Arrival Platform Humlet (tr Patterson)

From Wind Repertory Project
Percy Aldridge Grainger

Percy Aldridge Grainger (trans. Donald Patterson)

General Info

Year: 1916 / 2011
Duration: c. 2:30
Difficulty: (see Ratings for explanation)
Original Medium: Various
Publisher: U.S. Marine Band
Cost: Score and Parts - Unpublished

This work may be downloaded free from the U.S. Marine Band.


Full Score
C Piccolo
Flute I-II
Oboe I-II
English Horn
Bassoon I-II
E-flat Soprano Clarinet
B-flat Soprano Clarinet I-II-III-IV
E-flat Alto Clarinet
B-flat Bass Clarinet
B-flat Soprano Saxophone
E-flat Alto Saxophone I-II
B-flat Tenor Saxophone
E-flat Baritone Saxophone
B-flat Trumpet I-II-III
Horn in F I-II-III-IV
Trombone I-II
Bass Trombone
String Bass
Percussion, including:

  • Big Drum
  • Crash Cymbals
  • Glockenspiel
  • Gong
  • Marimba, Steel
  • Marimba, wooden I-II (II optional)
  • Side Drum
  • Xylophone


None discovered thus far.

Program Notes

The Arrival Platform Humlet is a characteristic ‘Graingerism’. Composed in the same period as the The Sussex Mummers' Christmas Carol, it is scored for any of the following: solo viola, a group of violas, an oboe, cor anglais, bassoon, or a group of these instruments -- or, further, by a solo voice or unison chorus. Grainger himself put it like this: "Originally conceived for middle-fiddle single, or massed middle-fiddles, or double-reed single, or massed double-reeds, or as a humlet for a single voice or chorus of voices." This, then, gives the clue to the extraordinary title.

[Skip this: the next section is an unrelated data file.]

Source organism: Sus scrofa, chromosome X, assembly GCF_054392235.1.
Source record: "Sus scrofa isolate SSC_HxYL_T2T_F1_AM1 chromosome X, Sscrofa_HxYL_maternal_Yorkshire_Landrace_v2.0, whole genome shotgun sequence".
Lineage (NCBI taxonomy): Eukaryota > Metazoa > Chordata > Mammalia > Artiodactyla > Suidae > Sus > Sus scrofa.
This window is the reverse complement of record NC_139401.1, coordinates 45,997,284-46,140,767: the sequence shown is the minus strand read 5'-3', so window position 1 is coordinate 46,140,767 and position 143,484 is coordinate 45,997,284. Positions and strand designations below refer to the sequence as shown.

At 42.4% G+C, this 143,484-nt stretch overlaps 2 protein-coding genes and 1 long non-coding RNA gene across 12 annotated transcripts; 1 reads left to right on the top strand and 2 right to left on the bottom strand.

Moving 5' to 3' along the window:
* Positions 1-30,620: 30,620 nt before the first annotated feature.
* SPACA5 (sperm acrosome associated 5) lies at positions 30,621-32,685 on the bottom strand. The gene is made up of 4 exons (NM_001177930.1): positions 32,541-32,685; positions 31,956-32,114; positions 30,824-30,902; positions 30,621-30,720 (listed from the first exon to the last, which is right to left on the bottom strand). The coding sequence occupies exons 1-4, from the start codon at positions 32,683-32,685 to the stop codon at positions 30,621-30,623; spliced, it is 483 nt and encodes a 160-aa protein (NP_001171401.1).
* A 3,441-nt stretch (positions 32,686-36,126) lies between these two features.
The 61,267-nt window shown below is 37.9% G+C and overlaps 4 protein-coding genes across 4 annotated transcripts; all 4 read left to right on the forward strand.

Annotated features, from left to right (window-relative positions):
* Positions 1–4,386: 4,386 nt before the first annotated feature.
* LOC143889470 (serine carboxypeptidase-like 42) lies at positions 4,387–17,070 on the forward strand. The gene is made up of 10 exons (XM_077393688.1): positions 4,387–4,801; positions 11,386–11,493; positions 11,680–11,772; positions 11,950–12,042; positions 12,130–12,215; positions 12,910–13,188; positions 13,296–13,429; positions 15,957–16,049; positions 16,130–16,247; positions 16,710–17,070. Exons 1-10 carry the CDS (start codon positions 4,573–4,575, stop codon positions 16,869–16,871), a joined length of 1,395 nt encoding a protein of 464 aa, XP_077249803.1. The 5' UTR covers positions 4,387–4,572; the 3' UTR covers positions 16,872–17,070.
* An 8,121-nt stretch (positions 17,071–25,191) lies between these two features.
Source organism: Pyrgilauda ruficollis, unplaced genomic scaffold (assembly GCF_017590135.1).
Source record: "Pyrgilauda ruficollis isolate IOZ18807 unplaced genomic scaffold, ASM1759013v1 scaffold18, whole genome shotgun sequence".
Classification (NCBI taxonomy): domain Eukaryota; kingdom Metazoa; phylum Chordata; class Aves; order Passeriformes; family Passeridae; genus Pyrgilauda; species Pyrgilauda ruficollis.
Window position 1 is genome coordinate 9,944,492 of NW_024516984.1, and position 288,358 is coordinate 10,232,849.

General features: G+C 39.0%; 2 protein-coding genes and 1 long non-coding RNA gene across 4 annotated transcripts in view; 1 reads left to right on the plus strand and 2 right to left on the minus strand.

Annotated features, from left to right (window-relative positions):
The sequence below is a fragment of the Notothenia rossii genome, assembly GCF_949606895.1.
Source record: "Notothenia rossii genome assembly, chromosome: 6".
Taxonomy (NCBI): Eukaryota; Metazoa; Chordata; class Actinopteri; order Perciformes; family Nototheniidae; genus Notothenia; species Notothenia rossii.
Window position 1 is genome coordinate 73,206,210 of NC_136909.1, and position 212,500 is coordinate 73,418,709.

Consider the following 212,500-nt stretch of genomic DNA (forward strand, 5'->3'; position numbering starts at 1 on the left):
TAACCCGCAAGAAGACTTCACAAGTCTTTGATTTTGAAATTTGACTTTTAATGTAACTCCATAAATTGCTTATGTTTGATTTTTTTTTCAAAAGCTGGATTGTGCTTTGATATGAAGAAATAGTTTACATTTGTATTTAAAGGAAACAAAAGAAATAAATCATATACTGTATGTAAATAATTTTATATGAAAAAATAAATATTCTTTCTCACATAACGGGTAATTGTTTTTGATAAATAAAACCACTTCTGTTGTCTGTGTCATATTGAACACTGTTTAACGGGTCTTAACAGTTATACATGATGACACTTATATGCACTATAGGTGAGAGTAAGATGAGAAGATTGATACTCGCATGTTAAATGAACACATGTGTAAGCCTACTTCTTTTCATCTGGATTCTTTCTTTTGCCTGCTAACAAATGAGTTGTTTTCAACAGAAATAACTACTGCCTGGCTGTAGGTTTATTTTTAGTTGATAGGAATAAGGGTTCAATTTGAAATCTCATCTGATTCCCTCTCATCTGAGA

Grainger goes on to describe what he means: "Awaiting the arrival of a belated train bringing one’s sweetheart from foreign parts: great fun! The sort of thing one hums to oneself as an accompaniment to one’s tramping feet as one happily, excitedly, paces up and down the arrival platform." This ‘humlet’, or little hum, was apparently written in Liverpool Street and Victoria Stations, London, in 1908.

- Program Note by Paul Spicer

In June 1916, Grainger was invited to compose a piece for the Norfolk Festival of Music in Connecticut. He collected and orchestrated four unrelated pieces whose origins stretched back to 1905 and titled it In a Nutshell. As was usual for him, the piano figured as a central instrument in each, buttressed by a large percussion section, including the tuned Swiss staff bells, and a steel marimba. The premiere was a huge success, despite some demurrings over the 'vulgarity' of the final movement. 'If it wasn't vulgar,' Rose retorted, 'it wouldn't be Percy!'

The first movement of the collection, Arrival Platform Humlet, also exists as a single piece in a generous array of other versions: for piano solo, piano four-hands, for solo 'resonaphone' (marimba), solo violin, solo viola, and these qualities of motion through persistent rhythmic solo oboe (or multiples of those instruments). Like nearly all his music from this time, the piece is dedicated to Rose.

Unique amongst Grainger's pieces, this short snapshot is devoid of harmony as a single melodic line bustles along. Grainger [has] it as 'the sort of thing one hums to oneself as an accompaniment to one's tramping feet as one happily, excitedly, paces up and down arrival platforms, great fun!'

The edition of Arrival Platform Humlet performed at this concert, with the edited orchestration by Master Sargent Donald Patterson, is on gracious loan from "The President's Own" United States Marine Band.

- Program Note adapted from Sydney Symphony

Commercial Discography


State Ratings

None discovered thus far.


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